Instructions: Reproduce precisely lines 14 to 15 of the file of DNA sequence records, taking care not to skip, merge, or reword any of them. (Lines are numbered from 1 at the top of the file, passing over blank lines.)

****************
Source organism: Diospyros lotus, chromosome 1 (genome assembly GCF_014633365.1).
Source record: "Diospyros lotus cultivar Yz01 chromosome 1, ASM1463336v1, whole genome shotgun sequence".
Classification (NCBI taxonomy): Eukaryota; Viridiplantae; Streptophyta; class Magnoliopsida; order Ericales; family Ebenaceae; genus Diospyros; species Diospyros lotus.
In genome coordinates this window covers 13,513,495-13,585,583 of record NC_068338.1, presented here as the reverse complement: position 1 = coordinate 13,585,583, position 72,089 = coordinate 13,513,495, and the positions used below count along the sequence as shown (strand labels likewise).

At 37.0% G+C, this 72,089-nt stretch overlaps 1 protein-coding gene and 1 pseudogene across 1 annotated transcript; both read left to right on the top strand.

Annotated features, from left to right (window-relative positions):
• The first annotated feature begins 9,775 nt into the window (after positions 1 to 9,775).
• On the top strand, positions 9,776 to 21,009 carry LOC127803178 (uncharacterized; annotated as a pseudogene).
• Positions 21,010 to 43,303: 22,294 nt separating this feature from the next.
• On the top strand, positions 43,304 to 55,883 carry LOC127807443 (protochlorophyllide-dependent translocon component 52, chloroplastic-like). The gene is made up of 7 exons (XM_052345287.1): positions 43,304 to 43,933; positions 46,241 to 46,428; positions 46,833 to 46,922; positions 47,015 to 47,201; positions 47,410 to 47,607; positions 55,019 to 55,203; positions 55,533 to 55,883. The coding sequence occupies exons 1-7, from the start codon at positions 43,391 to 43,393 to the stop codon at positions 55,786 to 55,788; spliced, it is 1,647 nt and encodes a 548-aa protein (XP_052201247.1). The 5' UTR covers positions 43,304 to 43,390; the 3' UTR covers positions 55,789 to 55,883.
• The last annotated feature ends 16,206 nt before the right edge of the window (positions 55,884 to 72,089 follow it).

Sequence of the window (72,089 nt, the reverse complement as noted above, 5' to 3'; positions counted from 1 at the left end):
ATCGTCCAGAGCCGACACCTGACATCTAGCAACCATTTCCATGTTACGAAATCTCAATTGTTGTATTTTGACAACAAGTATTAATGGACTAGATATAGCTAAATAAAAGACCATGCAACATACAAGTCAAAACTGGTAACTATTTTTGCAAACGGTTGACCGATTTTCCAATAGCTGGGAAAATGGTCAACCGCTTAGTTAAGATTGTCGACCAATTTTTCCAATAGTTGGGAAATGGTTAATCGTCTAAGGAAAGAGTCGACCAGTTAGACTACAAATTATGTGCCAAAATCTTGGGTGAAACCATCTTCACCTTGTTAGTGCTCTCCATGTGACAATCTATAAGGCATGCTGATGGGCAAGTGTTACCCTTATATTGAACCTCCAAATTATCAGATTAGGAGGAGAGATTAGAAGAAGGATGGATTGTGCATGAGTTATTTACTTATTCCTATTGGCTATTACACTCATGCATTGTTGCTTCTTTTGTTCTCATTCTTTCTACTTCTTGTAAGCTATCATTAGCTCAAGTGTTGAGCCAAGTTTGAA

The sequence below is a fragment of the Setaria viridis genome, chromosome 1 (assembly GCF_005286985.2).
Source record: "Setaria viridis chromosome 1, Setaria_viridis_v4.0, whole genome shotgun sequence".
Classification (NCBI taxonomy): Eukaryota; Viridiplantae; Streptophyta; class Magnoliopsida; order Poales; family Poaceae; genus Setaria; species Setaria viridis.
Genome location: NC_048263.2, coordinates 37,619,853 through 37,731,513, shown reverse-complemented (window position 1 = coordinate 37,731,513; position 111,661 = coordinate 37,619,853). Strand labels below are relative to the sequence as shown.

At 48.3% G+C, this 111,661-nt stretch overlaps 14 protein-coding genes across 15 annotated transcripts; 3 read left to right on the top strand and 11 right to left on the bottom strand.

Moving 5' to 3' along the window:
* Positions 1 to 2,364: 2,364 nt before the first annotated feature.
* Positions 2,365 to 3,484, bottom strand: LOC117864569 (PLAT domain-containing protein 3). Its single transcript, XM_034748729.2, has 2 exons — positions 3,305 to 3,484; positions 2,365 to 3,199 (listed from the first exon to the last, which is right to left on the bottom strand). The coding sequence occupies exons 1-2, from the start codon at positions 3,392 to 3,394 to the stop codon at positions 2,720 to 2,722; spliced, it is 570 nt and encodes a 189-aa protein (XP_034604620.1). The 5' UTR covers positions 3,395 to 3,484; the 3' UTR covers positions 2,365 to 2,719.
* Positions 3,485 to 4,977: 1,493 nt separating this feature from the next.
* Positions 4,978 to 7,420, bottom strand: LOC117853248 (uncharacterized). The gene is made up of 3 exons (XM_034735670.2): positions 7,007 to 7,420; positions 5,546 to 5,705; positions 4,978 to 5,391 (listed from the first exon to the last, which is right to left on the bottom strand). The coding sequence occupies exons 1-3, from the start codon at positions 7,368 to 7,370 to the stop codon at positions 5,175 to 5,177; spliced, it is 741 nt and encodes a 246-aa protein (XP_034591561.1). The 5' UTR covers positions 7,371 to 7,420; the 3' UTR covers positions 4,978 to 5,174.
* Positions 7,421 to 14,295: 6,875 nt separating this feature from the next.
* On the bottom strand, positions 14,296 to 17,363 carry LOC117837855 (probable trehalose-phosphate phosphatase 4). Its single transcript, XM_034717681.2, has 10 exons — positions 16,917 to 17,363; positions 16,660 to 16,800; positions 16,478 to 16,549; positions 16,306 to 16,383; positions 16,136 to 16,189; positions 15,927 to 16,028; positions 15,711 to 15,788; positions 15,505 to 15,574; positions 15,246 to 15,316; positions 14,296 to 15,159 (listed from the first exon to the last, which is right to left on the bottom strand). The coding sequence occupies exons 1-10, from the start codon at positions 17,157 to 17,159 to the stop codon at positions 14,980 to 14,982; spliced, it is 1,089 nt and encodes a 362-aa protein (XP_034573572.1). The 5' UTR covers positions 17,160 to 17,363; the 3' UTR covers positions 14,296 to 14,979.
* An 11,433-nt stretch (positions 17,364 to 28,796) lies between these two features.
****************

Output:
The sequence below is a fragment of the Setaria viridis genome, chromosome 1 (assembly GCF_005286985.2).
Source record: "Setaria viridis chromosome 1, Setaria_viridis_v4.0, whole genome shotgun sequence".